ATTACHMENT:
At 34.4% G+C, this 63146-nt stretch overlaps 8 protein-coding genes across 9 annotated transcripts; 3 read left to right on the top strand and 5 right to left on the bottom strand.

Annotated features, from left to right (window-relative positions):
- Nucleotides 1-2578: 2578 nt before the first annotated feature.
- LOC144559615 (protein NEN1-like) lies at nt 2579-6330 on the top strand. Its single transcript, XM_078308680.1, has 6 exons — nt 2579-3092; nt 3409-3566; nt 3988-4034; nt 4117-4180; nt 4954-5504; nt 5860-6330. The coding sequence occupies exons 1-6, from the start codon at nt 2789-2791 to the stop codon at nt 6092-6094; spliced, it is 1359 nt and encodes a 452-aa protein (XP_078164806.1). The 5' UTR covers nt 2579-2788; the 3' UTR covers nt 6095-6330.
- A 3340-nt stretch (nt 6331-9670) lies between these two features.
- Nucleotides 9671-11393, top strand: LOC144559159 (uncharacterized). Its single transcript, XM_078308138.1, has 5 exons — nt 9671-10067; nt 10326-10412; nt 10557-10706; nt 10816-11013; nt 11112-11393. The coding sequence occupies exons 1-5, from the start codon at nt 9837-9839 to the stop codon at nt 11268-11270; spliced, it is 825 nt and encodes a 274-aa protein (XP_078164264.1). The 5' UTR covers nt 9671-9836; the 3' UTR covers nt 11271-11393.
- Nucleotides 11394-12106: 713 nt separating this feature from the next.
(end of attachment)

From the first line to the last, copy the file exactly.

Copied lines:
At 34.4% G+C, this 63146-nt stretch overlaps 8 protein-coding genes across 9 annotated transcripts; 3 read left to right on the top strand and 5 right to left on the bottom strand.

Annotated features, from left to right (window-relative positions):
- Nucleotides 1-2578: 2578 nt before the first annotated feature.
- LOC144559615 (protein NEN1-like) lies at nt 2579-6330 on the top strand. Its single transcript, XM_078308680.1, has 6 exons — nt 2579-3092; nt 3409-3566; nt 3988-4034; nt 4117-4180; nt 4954-5504; nt 5860-6330. The coding sequence occupies exons 1-6, from the start codon at nt 2789-2791 to the stop codon at nt 6092-6094; spliced, it is 1359 nt and encodes a 452-aa protein (XP_078164806.1). The 5' UTR covers nt 2579-2788; the 3' UTR covers nt 6095-6330.
- A 3340-nt stretch (nt 6331-9670) lies between these two features.
- Nucleotides 9671-11393, top strand: LOC144559159 (uncharacterized). Its single transcript, XM_078308138.1, has 5 exons — nt 9671-10067; nt 10326-10412; nt 10557-10706; nt 10816-11013; nt 11112-11393. The coding sequence occupies exons 1-5, from the start codon at nt 9837-9839 to the stop codon at nt 11268-11270; spliced, it is 825 nt and encodes a 274-aa protein (XP_078164264.1). The 5' UTR covers nt 9671-9836; the 3' UTR covers nt 11271-11393.
- Nucleotides 11394-12106: 713 nt separating this feature from the next.